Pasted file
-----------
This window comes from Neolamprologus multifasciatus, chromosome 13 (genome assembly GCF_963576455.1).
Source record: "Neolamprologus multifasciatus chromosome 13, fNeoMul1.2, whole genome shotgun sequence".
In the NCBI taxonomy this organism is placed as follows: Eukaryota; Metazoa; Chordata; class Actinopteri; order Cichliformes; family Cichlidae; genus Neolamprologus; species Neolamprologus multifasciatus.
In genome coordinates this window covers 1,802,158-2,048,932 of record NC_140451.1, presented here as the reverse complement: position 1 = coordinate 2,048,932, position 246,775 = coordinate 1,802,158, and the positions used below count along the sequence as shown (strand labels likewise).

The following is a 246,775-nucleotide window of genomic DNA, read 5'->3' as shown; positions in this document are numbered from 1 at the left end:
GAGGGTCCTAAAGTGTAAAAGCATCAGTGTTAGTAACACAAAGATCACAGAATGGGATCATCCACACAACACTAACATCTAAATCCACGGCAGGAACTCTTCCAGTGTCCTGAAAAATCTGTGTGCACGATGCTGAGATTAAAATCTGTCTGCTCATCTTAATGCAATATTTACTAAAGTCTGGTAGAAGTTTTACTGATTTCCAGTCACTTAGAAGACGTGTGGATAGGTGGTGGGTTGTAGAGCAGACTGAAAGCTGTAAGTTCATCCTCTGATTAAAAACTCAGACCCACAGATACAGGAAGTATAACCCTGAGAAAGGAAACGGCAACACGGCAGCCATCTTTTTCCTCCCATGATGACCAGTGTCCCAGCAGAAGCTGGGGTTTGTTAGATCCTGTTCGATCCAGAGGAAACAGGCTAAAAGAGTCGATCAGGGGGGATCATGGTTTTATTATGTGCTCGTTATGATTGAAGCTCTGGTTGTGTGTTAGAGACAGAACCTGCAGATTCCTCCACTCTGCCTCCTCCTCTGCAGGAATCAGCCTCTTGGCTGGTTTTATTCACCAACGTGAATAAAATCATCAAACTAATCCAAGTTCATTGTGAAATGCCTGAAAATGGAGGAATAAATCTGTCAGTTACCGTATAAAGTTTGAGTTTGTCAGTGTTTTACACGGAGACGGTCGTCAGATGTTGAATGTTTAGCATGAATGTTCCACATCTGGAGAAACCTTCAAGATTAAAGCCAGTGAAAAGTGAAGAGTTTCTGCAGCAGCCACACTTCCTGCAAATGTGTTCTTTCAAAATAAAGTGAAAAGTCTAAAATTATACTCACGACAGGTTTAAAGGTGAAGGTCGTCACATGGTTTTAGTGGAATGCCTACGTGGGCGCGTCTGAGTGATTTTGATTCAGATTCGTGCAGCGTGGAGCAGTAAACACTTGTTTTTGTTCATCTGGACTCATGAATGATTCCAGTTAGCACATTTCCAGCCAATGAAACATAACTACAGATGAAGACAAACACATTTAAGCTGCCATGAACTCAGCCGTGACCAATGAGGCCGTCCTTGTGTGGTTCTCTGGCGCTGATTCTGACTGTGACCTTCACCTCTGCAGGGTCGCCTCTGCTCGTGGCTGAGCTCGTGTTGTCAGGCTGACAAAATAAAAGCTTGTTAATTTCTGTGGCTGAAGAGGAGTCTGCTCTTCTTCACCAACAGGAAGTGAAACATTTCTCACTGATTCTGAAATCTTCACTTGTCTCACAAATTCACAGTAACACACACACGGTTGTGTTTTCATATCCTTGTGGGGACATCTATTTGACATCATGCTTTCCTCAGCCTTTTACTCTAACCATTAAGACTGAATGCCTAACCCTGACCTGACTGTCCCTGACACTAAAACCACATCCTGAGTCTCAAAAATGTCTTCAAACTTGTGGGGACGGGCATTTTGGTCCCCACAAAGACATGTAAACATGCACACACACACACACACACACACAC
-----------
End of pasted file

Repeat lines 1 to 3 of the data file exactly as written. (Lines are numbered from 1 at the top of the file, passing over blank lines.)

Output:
This window comes from Neolamprologus multifasciatus, chromosome 13 (genome assembly GCF_963576455.1).
Source record: "Neolamprologus multifasciatus chromosome 13, fNeoMul1.2, whole genome shotgun sequence".
In the NCBI taxonomy this organism is placed as follows: Eukaryota; Metazoa; Chordata; class Actinopteri; order Cichliformes; family Cichlidae; genus Neolamprologus; species Neolamprologus multifasciatus.